A Conglomerate Merger is a union between companies that operate in different industries and are involved in distinct, unrelated business activities.
Conglomerate mergers are divided into pure conglomerate mergers and mixed conglomerate mergers. The first type – the pure merger – is comprised of two companies that operate in separate and distinct markets. The second type – the mixed merger – is one where the merging firms intend to expand their product lines or target markets, so they may eventually no longer only be involved in totally unrelated core businesses.
A wave of conglomerate mergers occurred in the United States in the 1960s and 1970s. However, many new entities were quickly divested. At the present time, conglomerate mergers are quite rare.
Advantages of a Conglomerate Merger
A conglomerate merger provides the merging companies with the advantage of diversification of business operations and target markets. As the merging companies operate in distinct industries and/or markets, the merged company is less vulnerable to declines in sales in one industry or market. Thus, the company could potentially achieve more stable cash flows relative to its competitors.
2. Cross-selling products
If the merging companies are involved in different businesses but with the same target markets, a conglomerate merger may help them to cross-sell their existing products. Cross-selling will eventually lead to higher profits for the new company.
3. Investment opportunity
If a company with excess cash is looking for suitable investment opportunities, a conglomerate merger may represent a viable investment option. By investing in a company doing business in a different industry, it can reduce its risk exposure, while finding new growth opportunities outside of its own industry.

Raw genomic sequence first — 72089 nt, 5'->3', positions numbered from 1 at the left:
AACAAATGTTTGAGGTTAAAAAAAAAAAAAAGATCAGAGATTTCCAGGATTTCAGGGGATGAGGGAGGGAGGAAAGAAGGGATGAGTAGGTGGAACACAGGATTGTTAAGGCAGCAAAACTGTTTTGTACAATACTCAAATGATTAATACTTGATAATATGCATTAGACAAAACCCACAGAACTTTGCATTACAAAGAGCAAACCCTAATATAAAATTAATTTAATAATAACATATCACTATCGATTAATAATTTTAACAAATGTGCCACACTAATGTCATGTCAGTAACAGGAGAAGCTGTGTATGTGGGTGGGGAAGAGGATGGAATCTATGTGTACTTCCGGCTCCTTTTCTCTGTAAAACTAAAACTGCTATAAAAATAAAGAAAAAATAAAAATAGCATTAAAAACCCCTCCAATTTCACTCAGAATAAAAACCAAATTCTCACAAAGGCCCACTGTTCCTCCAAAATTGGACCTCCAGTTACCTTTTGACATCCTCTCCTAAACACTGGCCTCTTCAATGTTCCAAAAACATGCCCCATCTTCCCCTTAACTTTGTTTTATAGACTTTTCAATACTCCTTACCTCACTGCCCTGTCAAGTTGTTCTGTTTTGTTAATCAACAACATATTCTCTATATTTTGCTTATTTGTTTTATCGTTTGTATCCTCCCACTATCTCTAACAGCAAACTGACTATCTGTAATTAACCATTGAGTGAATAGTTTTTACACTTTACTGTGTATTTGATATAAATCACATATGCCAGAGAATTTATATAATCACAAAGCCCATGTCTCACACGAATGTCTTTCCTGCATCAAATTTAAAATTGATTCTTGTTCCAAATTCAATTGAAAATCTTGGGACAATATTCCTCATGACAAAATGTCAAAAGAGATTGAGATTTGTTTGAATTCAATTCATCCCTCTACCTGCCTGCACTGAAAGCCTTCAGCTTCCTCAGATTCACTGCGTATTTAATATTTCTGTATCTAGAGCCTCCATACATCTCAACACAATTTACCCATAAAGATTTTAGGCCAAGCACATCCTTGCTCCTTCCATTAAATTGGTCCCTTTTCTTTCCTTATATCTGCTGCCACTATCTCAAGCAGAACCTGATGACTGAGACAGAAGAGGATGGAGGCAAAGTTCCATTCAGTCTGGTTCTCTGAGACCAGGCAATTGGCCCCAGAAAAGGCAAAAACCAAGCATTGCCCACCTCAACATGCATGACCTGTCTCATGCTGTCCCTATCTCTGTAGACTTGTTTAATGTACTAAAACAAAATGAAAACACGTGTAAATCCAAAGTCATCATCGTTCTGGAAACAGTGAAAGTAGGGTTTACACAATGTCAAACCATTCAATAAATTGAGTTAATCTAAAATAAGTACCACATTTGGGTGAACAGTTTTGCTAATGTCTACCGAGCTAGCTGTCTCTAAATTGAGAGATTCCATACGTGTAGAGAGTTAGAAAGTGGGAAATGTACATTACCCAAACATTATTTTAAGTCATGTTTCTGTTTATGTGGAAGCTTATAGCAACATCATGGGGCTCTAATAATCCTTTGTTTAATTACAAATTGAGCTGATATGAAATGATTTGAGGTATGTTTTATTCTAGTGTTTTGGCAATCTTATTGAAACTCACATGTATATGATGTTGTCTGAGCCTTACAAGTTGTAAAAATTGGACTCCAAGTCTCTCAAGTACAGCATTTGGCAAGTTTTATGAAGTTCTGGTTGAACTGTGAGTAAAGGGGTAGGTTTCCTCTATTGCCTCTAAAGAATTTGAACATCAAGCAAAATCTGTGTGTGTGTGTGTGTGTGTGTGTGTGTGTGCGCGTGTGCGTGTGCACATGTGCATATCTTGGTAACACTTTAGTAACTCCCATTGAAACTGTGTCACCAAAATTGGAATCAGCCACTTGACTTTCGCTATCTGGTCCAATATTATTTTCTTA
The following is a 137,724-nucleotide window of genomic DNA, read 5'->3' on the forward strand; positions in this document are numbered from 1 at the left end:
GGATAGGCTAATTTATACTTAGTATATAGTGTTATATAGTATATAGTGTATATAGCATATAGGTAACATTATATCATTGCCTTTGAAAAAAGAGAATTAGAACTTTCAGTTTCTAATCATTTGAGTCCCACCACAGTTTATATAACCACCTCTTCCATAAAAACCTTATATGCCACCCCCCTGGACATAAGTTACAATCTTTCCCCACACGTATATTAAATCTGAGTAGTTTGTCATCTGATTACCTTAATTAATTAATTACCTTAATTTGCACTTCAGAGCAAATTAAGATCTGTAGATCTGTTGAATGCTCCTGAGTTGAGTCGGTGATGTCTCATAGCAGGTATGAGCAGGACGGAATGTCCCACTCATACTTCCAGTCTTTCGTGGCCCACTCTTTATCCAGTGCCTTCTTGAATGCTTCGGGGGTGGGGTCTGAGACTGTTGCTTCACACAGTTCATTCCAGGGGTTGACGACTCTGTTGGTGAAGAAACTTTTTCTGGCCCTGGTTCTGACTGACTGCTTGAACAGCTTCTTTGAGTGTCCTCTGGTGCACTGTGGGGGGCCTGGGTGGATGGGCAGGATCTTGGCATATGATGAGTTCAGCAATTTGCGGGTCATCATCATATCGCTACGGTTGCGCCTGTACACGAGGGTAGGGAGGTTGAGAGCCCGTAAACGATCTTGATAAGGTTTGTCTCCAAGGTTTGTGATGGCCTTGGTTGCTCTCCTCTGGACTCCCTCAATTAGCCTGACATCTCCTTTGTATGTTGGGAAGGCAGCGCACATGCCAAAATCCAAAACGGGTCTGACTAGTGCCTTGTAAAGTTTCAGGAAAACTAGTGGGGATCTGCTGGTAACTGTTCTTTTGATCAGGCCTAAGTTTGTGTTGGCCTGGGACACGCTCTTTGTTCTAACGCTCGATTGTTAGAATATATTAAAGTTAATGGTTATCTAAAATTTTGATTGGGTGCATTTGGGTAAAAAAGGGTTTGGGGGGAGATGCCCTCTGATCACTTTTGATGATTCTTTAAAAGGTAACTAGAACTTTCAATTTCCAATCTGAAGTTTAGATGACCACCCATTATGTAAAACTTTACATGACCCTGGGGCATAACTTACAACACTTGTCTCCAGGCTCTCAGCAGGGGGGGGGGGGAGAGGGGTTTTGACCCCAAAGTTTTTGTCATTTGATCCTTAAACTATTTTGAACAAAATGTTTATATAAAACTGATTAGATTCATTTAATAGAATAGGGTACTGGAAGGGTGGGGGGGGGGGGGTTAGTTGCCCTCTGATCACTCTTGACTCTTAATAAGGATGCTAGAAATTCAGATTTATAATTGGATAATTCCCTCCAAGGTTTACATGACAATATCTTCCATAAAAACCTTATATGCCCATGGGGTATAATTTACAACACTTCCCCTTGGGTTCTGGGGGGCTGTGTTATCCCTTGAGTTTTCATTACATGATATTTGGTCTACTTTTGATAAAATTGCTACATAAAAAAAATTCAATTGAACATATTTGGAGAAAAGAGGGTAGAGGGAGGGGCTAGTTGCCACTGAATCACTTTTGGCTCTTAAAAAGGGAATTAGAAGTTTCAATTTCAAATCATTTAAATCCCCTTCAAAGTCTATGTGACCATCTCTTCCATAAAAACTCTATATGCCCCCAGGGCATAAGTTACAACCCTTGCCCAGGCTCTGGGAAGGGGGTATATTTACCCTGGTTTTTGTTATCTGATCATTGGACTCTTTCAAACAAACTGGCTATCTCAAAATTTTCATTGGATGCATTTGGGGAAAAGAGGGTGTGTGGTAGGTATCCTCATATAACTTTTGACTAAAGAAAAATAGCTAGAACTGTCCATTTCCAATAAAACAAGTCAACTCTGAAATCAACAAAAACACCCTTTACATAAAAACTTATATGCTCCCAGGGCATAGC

Disadvantages of a Conglomerate Merger
Despite the advantages, there are some significant potential drawbacks to this type of merger.
1. No experience in other industry
A conglomerate merger can be dangerous for a bidder in this transaction, as the company’s management is not likely to have any direct experience in the industry in which its target operates. Therefore, the acquiring company may not be able to successfully leverage the potential advantages of the merger, such as expanding product lines. The lack of “on point” industry experience may even cause the performance of the target company to decline after the merger.
2. Focus shift in business operations
In the case of a conglomerate merger, a bidder may shift its focus, at least temporarily, from its own core business operations to the primary operations of the target company. However, there is a high probability that the new management of the target company will not be able to improve, or possibly even maintain, the performance of the target company. In the meantime, the shift in focus can adversely affect the acquirer’s own core business operations. Thus, the focus shift may be detrimental to the conglomerate as a whole.
3. Hard to merge cultural values
For companies that operate in different industries, it is often difficult to successfully mesh the companies’ cultural values. A company’s business culture incorporates its business values and mission statement, its corporate vision, and the management and working style of its employees. The corporate culture of a business is important because it affects the whole of a company’s operations – from production and sales, to accounting, to broad strategic decisions.
Successfully merging companies with varying corporate cultures is a challenge for any merger. This is even more so the case with a conglomerate merger, where there are likely to be greater significant differences between the companies’ core beliefs and working styles, due to them operating in different industries.
Thank you for reading CFI’s guide to conglomerate mergers. To learn more about the different types of mergers, see the following CFI resources:
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